Detroit — The state quarterfinals saw a hard-fought 113-yard battle against the mighty Brother Rice. In the semifinals, he had an onslaught of six touchdowns with three rushes, two receives and one 95-yard return. In his game for the title against Muskegon, there were 207 rushing yards and his two TDs.
Sterling Anderson Jr. helped Detroit King High School win the Michigan state championship last month, scoring 15 touchdowns in the state playoffs alone. Even though King’s starter often sat after the first quarter of games early in the season, it was part of a nearly 2,000 all-purpose yards, 21 TD season.
Anderson, a senior running back/slot receiver/return man, stands just 5 feet 8 inches tall and, like King’s teammate and Oregon state quarterback Dante, is one of the elite five-stars. I didn’t expect college to flock to him like he was a star recruit. Moore.
Still, it’s an elusive, hard-charging runner that kids can really play with.
Yet with National Signing Day approaching a week from now, Anderson is still waiting for the division I offer. He’s one of hundreds of equally talented players — DI talent with no DI options — in college football’s currently crowded and disorganized he’s on the fringes of December’s schedule. increase.
Father Sterling Anderson Sr.
Blame the transfer portal. I blame the coaching carousel. Blame it for lack of leadership or foresight, but this is the reality. The sport is now cramming couples into free agency (Portal), draft (national signing day), postseason (bowl starts Friday) and coaching carousel (23 of the sport’s 131 programs have new head coaches). I’m about to-week stretch.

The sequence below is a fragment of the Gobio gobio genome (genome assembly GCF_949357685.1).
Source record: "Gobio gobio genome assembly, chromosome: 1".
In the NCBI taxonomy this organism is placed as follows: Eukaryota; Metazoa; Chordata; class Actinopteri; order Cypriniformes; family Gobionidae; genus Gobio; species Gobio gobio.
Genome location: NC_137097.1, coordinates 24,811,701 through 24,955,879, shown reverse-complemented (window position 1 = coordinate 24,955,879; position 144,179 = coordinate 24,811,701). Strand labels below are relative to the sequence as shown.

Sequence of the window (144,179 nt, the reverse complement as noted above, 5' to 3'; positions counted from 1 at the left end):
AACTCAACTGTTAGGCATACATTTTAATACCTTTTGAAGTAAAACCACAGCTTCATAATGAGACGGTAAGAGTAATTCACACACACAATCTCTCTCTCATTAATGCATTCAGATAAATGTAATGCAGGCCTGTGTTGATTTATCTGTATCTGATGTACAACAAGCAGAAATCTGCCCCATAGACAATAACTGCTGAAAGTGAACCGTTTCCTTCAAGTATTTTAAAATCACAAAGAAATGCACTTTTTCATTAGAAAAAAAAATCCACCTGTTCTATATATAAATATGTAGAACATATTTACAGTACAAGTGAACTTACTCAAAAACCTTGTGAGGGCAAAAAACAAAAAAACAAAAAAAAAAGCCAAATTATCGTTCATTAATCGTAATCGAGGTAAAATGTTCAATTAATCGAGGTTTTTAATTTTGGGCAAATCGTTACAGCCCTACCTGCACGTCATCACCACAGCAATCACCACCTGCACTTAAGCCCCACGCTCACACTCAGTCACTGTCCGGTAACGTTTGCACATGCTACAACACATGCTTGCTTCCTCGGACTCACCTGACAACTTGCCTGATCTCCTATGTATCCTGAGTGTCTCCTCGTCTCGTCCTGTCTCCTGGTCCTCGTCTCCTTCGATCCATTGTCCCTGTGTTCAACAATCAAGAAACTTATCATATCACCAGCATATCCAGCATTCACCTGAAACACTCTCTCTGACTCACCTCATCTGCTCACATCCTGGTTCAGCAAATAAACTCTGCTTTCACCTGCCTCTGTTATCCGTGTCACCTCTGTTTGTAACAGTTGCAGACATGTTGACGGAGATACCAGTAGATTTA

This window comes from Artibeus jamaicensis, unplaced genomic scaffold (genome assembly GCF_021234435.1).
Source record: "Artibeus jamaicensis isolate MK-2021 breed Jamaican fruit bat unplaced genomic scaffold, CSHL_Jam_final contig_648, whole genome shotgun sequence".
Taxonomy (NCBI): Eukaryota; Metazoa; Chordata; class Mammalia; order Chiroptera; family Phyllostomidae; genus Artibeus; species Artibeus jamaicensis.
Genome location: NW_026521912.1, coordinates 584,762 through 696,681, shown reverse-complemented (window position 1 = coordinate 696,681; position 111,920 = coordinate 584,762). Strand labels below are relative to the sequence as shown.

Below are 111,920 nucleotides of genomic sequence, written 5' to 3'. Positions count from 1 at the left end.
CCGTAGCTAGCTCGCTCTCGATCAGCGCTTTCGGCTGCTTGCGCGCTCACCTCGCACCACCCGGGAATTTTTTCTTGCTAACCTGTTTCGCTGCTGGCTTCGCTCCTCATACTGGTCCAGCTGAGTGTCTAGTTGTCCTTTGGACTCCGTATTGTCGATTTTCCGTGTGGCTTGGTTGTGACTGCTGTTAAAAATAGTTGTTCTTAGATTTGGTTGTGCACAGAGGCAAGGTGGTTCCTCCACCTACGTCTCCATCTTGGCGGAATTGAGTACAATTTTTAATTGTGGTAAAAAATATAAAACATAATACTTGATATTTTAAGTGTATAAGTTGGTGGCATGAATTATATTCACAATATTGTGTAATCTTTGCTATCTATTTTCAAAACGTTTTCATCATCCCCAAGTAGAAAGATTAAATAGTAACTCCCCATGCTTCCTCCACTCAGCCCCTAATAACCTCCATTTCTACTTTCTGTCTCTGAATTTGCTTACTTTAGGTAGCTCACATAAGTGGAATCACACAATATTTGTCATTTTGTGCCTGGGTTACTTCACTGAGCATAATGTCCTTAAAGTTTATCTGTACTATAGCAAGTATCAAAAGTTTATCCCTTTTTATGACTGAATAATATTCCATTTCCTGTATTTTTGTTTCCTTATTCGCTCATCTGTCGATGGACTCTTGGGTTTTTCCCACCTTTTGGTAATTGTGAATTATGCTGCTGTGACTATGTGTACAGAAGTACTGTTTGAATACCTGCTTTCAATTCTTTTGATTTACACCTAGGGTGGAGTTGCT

It’s not that DI recruiters think Anderson isn’t good enough. “What an absolute stud,” said one Central American conference assistant. “His athleticism is unbelievable,” said another.
It’s just that not a single coach is sure what their needs are because of the transfer portal.
Are their returned backs leaving? are they staying? If they have a vacancy, should they offer Anderson, or could they go after an older, more established, major running back who might want to move, for example? Huh? Anderson is going to be a good college player, but the experienced 22-year-old might already be a good college player.
We’re left with high school football full of Sterling Andersons who don’t expect Alabama to call but think someone needs to.
“It’s a mess right now,” said Anderson Sr.
College football needs a calendar adjustment because the current system is not good for anyone – coaches, players, recruits – and will only make matters worse going forward.
The solution is not simple and not all-encompassing, but the easiest is to do away with the December early signing date (December 21st this year) and move the traditional signing date to February 1st. It is to return from the day to the middle of the month. March too.
Sports need time for things to settle down. To establish a roster, we need to clarify. Head coaches and assistant coaches are needed to move to new jobs. Midwestern assistants claiming to be recruiting are suddenly recruited on the West Coast with different priorities.